A former Ukip MEP has been charged with money laundering and misconduct in public office after an inquiry into her expense claims.
The Crown Prosecution Service (CPS) said Nikki Sinclaire, who lost her seat in the European Parliament earlier this year, had been charged with the offences by West Midlands Police.
A CPS spokesman said the offences were alleged to have been committed while the 45-year-old was a serving MEP for the West Midlands between October 2009 and July 2010.
Sinclaire lost her seat at May's European elections after leaving Ukip and standing for the We Demand A Referendum Now party.
Confirming details of the charges, a police spokesman said: "West Midlands Police's Economic Crime Unit has today formally charged former MEP Nicole Sinclaire with misconduct in public office and money laundering.
"Ms Sinclaire is due to appear at Birmingham Magistrates' Court on 17 September, where she will hear claims that she made false and dishonest submissions for travelling expenses and transferred the proceeds of fraud through a bank account in her name.
"The offences are alleged to have taken place between 1 October 2009 and 31 July 2010 when Ms Sinclaire was a serving Member of the European Parliament.
"Throughout the investigation West Midlands Police has been working jointly with officers from the European Anti-Fraud Office."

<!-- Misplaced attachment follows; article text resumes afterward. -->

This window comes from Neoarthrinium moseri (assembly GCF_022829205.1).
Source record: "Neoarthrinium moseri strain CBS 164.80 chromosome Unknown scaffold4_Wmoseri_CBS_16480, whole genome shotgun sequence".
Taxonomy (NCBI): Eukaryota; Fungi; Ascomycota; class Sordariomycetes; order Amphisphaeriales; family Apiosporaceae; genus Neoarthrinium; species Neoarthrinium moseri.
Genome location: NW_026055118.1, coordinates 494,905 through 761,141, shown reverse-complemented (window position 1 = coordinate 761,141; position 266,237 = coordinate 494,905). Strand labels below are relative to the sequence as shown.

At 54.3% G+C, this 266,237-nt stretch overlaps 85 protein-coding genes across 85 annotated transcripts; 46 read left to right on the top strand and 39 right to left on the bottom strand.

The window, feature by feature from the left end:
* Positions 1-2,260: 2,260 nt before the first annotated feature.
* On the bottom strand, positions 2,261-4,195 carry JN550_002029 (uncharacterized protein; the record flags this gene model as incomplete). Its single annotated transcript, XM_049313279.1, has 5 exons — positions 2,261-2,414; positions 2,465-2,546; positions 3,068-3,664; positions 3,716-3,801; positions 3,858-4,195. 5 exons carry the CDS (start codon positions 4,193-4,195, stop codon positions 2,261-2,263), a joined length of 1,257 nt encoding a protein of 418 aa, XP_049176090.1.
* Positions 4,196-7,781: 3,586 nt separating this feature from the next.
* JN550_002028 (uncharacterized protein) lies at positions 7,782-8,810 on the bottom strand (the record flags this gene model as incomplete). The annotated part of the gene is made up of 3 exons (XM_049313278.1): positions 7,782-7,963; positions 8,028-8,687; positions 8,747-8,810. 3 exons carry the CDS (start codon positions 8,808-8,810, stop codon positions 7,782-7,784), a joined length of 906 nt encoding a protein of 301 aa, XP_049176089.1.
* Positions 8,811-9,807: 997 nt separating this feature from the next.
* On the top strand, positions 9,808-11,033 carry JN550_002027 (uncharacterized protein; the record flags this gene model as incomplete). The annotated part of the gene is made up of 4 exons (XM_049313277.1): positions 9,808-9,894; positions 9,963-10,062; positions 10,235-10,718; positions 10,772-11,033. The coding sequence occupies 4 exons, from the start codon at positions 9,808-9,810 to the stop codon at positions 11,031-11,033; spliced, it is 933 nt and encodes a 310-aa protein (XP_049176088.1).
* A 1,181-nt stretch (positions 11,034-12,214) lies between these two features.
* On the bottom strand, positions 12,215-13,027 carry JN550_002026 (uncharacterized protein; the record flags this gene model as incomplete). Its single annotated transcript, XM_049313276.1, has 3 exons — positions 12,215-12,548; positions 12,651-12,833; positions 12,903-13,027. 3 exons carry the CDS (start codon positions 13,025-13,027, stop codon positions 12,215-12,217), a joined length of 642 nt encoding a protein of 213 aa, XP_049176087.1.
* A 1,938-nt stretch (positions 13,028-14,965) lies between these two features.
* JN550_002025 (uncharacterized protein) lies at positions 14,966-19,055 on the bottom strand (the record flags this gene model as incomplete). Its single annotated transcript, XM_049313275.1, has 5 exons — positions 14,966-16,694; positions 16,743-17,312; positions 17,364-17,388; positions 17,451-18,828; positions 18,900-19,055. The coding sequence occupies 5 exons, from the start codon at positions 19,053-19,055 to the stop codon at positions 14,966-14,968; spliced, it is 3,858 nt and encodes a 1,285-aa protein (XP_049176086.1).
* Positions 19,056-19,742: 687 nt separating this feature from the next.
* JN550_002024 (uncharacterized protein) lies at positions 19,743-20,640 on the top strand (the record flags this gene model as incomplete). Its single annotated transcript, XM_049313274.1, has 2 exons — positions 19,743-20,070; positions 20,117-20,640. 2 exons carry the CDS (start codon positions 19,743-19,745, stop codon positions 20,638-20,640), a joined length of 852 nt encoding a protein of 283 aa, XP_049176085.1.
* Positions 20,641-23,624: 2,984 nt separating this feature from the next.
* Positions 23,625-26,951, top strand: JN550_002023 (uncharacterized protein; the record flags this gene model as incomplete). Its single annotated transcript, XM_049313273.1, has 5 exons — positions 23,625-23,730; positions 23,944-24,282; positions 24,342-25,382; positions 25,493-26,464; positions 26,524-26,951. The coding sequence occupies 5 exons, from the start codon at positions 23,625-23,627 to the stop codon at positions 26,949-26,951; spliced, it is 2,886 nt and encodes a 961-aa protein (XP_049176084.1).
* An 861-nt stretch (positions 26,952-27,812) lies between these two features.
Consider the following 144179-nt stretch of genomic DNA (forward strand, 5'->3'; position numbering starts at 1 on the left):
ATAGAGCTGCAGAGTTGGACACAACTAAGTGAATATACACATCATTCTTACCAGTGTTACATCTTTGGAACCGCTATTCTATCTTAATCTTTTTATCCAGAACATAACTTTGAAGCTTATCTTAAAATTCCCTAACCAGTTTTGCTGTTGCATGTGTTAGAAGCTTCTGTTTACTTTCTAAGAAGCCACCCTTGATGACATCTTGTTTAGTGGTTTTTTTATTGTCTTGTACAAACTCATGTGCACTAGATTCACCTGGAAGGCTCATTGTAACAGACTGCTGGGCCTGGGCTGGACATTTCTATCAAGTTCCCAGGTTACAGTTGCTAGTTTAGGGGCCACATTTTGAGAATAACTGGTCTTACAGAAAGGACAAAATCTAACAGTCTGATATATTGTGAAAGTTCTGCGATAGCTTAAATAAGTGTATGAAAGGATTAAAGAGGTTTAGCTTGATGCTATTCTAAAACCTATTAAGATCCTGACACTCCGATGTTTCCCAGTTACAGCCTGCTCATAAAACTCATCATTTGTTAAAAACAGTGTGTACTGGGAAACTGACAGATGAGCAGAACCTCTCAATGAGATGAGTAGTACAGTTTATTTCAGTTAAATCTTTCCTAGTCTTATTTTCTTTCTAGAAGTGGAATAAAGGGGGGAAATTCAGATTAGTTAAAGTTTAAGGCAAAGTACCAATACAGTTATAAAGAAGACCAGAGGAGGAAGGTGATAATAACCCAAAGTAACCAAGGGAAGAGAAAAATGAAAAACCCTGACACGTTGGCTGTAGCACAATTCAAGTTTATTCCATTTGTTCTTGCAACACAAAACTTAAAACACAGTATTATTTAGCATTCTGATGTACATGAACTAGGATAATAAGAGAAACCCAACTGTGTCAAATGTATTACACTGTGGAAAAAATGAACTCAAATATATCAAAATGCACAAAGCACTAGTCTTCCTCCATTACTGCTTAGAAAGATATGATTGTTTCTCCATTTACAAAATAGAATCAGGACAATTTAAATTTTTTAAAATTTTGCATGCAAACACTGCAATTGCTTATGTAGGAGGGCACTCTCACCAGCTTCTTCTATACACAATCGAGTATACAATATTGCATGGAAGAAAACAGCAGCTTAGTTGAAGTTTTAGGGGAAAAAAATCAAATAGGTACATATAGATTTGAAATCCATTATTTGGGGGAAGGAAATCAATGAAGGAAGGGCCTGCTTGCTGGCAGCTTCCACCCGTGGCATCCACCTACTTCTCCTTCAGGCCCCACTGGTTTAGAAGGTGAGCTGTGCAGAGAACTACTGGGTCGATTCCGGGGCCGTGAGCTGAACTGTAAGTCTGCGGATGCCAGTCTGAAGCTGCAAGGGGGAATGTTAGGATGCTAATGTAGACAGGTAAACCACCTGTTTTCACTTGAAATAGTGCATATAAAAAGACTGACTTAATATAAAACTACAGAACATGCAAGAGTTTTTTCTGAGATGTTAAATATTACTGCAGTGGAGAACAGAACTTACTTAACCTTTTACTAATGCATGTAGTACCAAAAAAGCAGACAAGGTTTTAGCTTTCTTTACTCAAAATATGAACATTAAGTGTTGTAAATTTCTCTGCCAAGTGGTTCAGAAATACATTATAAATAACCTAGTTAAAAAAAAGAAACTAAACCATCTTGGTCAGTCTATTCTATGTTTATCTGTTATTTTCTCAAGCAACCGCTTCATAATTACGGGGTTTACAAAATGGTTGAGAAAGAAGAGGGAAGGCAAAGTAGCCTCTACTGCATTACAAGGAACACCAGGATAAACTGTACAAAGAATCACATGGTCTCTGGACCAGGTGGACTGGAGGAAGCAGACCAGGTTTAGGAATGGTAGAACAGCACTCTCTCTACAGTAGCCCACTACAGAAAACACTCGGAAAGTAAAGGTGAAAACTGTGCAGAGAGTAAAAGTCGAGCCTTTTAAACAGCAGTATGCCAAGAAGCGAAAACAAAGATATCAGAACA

Sinclaire, who lives in Shirley, near Solihull, was originally arrested in February 2012 and has since been on police bail.
Three other members of the public were also arrested as part of the inquiry but will face no further action.
In a separate statement, Simon Orme, a specialist lawyer with the CPS Special Crime Division, said: "It is alleged that, between October 2009 and July 2010, whilst serving as an MEP, Ms Sinclaire used funds paid into her bank account by the European Parliament in respect of false travelling expenses claims.
"Ms Sinclaire has also been charged with misconduct in a public office with regard to her actions.
"The decision to prosecute was taken in accordance with the Code for Crown Prosecutors. We have determined that there is a realistic prospect of conviction and that a prosecution is in the public interest.
"Criminal proceedings have now commenced and Ms Sinclaire has the right to a fair trial. It is extremely important that there should be no reporting, commentary or sharing of information online which could in any way prejudice these proceedings."